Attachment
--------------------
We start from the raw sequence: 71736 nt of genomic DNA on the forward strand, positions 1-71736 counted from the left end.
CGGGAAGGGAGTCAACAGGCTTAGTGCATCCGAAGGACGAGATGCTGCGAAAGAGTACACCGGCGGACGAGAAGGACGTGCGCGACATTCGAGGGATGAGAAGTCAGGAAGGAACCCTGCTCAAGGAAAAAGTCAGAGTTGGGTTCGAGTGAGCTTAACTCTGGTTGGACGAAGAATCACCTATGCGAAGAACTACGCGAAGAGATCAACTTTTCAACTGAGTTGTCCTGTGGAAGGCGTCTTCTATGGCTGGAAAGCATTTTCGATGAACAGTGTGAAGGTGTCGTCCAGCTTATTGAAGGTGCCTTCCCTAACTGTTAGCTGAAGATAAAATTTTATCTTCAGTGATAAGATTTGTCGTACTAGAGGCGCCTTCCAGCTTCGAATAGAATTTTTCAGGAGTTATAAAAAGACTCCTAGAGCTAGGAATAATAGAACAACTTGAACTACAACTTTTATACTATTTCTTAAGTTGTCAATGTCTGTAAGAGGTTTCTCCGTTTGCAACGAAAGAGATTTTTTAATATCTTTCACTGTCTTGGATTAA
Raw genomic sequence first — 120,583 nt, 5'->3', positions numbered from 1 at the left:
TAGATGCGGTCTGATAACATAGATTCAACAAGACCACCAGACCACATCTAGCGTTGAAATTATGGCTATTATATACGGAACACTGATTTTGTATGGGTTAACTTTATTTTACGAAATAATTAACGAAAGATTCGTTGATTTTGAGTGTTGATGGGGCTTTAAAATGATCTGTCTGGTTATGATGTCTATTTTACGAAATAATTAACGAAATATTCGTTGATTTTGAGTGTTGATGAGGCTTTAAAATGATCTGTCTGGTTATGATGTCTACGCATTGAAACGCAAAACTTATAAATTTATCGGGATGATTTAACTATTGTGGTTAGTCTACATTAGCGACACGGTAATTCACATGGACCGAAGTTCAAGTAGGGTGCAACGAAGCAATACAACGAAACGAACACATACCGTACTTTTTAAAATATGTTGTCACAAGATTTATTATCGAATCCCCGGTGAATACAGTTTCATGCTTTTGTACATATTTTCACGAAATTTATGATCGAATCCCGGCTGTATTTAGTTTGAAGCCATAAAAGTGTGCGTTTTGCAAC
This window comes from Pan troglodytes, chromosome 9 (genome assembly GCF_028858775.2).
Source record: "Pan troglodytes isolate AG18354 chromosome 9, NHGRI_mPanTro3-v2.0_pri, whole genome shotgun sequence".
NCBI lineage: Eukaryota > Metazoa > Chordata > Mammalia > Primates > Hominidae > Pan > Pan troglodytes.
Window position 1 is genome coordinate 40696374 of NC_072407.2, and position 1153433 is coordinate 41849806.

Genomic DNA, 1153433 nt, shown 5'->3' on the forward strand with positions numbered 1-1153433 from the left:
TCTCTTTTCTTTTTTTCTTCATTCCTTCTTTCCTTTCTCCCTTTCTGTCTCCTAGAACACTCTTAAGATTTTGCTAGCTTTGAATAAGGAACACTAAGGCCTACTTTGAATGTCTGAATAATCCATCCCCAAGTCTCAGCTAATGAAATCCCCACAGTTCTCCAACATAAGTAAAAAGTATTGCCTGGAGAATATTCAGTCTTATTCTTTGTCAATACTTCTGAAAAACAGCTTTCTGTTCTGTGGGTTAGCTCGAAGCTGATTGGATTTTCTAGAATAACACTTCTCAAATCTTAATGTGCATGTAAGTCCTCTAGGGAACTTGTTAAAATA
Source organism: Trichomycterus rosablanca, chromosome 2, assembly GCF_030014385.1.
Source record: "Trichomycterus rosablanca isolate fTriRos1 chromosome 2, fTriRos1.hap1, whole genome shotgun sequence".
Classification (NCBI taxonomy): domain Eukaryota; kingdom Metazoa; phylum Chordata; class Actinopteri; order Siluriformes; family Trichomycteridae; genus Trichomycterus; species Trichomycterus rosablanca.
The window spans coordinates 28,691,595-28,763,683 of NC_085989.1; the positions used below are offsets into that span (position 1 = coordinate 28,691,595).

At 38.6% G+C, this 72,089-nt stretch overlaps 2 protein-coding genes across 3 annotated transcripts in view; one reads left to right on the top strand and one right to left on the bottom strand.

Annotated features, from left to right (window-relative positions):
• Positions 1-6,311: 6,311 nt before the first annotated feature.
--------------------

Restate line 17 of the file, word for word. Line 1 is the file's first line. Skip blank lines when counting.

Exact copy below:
• Positions 1-6,311: 6,311 nt before the first annotated feature.